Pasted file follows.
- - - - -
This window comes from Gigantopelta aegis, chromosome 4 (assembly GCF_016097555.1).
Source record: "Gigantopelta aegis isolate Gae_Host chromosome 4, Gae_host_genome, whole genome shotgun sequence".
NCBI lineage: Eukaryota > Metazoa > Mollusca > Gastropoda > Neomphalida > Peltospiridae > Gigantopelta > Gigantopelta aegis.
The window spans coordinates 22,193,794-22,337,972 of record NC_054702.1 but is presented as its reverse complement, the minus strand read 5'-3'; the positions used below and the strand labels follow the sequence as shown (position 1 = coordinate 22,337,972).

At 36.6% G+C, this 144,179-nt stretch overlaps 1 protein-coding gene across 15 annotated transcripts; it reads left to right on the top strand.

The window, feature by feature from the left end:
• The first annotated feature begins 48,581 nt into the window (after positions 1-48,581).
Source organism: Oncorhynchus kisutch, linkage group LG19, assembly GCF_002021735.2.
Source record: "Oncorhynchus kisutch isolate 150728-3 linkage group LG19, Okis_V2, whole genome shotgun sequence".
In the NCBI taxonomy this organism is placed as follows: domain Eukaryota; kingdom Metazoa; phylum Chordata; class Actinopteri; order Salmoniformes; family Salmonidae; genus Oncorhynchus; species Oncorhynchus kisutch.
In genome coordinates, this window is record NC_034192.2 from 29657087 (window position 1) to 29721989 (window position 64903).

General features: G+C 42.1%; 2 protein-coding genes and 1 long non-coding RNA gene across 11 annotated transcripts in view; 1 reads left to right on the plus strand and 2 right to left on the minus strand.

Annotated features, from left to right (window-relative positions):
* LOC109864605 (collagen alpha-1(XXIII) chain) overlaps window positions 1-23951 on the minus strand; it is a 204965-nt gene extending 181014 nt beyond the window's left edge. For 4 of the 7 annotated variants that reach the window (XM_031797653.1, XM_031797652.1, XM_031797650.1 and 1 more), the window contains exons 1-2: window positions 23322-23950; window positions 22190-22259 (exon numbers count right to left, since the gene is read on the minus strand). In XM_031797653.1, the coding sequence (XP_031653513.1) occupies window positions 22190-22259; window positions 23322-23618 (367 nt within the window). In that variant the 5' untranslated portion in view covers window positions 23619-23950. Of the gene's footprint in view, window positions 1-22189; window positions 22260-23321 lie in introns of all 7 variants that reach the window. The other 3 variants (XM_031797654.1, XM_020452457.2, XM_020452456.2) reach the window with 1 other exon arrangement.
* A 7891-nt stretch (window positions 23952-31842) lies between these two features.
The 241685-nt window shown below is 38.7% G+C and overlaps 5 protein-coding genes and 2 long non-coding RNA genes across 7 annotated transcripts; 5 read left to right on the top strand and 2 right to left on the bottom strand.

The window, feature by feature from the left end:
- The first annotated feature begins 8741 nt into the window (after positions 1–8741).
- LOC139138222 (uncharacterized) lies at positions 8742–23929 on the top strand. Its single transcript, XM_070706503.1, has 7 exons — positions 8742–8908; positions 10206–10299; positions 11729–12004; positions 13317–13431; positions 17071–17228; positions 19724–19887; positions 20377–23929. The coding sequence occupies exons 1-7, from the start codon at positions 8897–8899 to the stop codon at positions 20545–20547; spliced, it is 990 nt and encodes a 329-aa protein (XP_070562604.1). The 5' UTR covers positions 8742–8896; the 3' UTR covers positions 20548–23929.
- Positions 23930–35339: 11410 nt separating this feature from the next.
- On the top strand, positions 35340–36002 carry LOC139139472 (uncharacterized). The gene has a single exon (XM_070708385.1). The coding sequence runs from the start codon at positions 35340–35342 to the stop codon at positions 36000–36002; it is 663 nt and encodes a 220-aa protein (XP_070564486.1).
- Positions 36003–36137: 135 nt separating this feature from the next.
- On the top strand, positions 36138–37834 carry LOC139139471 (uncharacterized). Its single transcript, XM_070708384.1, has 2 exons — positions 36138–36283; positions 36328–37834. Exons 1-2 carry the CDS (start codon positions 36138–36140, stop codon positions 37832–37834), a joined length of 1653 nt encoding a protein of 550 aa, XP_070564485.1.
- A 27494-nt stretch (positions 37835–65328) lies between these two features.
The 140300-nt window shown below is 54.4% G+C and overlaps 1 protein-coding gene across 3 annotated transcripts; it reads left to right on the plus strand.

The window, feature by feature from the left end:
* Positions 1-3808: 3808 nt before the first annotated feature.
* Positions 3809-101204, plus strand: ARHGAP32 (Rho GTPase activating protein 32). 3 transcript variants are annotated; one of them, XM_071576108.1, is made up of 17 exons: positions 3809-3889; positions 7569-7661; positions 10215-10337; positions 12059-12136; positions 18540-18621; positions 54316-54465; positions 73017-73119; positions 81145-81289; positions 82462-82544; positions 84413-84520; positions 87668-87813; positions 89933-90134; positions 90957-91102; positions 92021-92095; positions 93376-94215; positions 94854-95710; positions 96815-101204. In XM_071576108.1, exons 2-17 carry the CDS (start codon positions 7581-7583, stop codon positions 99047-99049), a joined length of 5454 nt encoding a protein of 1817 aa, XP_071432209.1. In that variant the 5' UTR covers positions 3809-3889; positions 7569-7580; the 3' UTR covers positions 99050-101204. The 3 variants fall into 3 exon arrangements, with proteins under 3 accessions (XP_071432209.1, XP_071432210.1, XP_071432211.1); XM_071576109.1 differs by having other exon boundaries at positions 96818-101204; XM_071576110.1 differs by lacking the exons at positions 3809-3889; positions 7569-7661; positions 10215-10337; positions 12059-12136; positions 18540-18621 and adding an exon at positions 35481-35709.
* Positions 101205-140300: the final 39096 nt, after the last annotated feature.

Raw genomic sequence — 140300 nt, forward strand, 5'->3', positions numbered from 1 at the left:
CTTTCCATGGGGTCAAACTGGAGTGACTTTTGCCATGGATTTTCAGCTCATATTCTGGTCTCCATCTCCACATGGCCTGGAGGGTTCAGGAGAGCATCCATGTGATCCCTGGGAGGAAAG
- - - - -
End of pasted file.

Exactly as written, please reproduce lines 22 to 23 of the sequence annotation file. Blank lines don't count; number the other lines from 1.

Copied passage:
- Positions 36003–36137: 135 nt separating this feature from the next.
- On the top strand, positions 36138–37834 carry LOC139139471 (uncharacterized). Its single transcript, XM_070708384.1, has 2 exons — positions 36138–36283; positions 36328–37834. Exons 1-2 carry the CDS (start codon positions 36138–36140, stop codon positions 37832–37834), a joined length of 1653 nt encoding a protein of 550 aa, XP_070564485.1.